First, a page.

June 9th saw the announcement of the results of Bab.la’s 2017 Language Lovers competition, and I was delighted to come 2nd * in the Twitter category! (Full results here). What else has been happening in the world of language and translation during the month of June?
What country is this, and where does its name come from?
A cuckoo, from whence the etymology of cuckold
Bugles were originally made from the horns of oxen
Recep Tayyip Erdogan takes a new step in his campaign against foreign influences
On a final note you might like to check out my latest podcast for English language learners, which is on a rather unusual subject (there are video and audio versions).
* Another milestone this month was the fact my Facebook page reached 1000 followers!
The major translation-related news this month has of course been that during its 71st session on 24 May 2017 the United Nations General Assembly adopted Resolution 288 recognising “The role of professional translation in connecting nations and fostering peace, understanding and development“. Without further ado, here’s your May round-up of popular articles about translation and language.
- Is the translation sector “undergoing a wrenching change that will make life hard for the timid”? asks Lane Greene in The Economist article Why translators have the blues.
- In the Financial Times, prizewinning translator Deborah Smith writes about the pleasures and pitfalls of literary translation.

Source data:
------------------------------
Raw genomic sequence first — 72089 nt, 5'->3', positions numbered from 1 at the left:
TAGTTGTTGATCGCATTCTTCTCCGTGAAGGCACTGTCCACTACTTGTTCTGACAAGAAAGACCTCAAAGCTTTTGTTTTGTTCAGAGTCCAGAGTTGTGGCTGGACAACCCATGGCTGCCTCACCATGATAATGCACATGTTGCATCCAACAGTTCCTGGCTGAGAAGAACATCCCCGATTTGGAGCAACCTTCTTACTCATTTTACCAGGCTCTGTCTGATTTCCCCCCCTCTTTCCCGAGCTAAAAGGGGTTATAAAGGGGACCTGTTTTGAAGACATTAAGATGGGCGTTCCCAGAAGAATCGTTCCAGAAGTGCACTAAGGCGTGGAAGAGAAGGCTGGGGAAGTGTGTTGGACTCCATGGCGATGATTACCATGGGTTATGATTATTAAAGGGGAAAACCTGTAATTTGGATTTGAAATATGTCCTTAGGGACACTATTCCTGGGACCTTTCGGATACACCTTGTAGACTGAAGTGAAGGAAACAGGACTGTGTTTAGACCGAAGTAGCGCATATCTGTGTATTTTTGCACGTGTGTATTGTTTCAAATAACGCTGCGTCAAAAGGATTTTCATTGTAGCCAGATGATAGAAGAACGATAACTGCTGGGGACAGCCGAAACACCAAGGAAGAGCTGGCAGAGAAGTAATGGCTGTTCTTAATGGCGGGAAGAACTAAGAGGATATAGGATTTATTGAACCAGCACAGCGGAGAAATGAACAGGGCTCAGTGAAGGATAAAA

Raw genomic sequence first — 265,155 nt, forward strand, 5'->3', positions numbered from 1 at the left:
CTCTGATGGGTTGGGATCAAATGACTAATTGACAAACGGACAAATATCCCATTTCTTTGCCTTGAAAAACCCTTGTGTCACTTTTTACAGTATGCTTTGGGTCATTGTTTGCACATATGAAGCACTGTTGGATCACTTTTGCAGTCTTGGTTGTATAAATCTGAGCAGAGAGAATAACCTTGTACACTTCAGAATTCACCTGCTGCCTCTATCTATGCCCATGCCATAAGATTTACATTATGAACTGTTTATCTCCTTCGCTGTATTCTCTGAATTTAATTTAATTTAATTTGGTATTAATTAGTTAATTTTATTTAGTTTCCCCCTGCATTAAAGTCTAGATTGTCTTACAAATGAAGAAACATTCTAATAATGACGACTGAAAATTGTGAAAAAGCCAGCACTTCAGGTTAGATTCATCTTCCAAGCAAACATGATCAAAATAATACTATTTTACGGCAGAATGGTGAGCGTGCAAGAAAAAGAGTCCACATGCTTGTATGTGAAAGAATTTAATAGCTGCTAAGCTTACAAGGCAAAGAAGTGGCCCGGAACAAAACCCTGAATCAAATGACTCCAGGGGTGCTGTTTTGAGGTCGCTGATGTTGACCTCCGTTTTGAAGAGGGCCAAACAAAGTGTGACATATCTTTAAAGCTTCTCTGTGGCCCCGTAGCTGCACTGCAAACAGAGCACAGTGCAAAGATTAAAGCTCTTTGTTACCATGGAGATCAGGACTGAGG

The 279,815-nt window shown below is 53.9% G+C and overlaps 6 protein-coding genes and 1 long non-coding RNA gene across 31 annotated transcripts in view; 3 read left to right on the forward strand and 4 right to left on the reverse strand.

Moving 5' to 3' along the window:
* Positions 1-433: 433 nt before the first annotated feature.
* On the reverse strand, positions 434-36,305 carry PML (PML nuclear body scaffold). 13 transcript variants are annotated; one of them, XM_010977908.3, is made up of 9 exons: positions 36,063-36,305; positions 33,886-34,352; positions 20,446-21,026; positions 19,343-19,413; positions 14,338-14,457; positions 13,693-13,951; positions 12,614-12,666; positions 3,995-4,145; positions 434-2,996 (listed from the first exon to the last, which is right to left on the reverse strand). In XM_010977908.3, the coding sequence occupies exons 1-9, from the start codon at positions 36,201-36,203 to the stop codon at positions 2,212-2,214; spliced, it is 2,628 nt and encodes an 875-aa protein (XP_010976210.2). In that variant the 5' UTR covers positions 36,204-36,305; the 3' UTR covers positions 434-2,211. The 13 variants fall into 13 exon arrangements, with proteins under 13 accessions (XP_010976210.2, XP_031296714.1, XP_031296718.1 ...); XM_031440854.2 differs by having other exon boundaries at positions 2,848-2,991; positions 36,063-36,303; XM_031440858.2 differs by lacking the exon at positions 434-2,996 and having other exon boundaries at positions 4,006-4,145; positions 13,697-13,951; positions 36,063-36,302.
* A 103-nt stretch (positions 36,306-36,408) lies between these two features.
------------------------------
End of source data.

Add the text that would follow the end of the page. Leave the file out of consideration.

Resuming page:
A copy of La Tour’s ‘Saint Jerome Reading’ (c1636), depicting the priest known for translating the Bible into Latin. © Getty
“Gift” means “poison” in German. This may lead to confusion.
- Squint and cross-eyed: as a former childhood squinter I found this article about the differences between UK & US English usage of these terms interesting.
- Also on the subject of US English, Susie Dent explored the history of how Americanisms have entered British English on this BBC Radio 4 programme, and a Mental Floss video looks at how British and American spelling parted ways.
- How Noah Webster, author of An American Dictionary of the English Language, invented the word ‘immigration’.
On a final note, don’t forget to vote for your favourite language-related blogs, Facebook pages, Youtube channels and Twitter accounts in Bab.la’s annual Top 100 Language Lovers competition. I’ve been nominated in the Twitter category for the 5th year running. You only have until June 6th to vote (which you can do by clicking the red logo at the top right of the page)!
The 3 Phases of the Top 100 Language Lovers 2017 Competition: Nominations, Voting, Results
You might also like:
Easter fell during the month of April this year and I found out that the Hungarian word for the holiday is húsvét, which literally means ‘meat-taking’ (with reference to the end of Lent). Anyway here’s your April round-up of popular articles about language, interpreting, and translation.
Translation platforms cannot replace humans
Three little letters, 645 meanings.
The term double-headed has sometimes been part of the lexicon of duplicity, much like double-hearted.
- There’s still a week before the second round of the French presidential election, which will be followed by the country’s legislative elections on June 11th and 18th. If you’re not fluent in French, here’s a handy guide to some terms used in the elections.
How do you say ‘fake news’ in French?
Did you know that the Finnish word for March, maaliskuu, is believed to come from the word maallinen in the sense of “earthly”, because snow begins to melt and first spots of bare earth can be seen? Anyway here’s your March round-up of popular articles about translation and language.
In 2006 Alitalia listed $39.00 for a business class fare from Toronto to Cyprus instead of the usual $3,900. Estimated cost to the carrier: $7.7m.
Now you can say ‘mansplaining’ in 35 languages
Does the available vocabulary for sex leave something to be desired?
Would you use these solicitors?
Humour en français :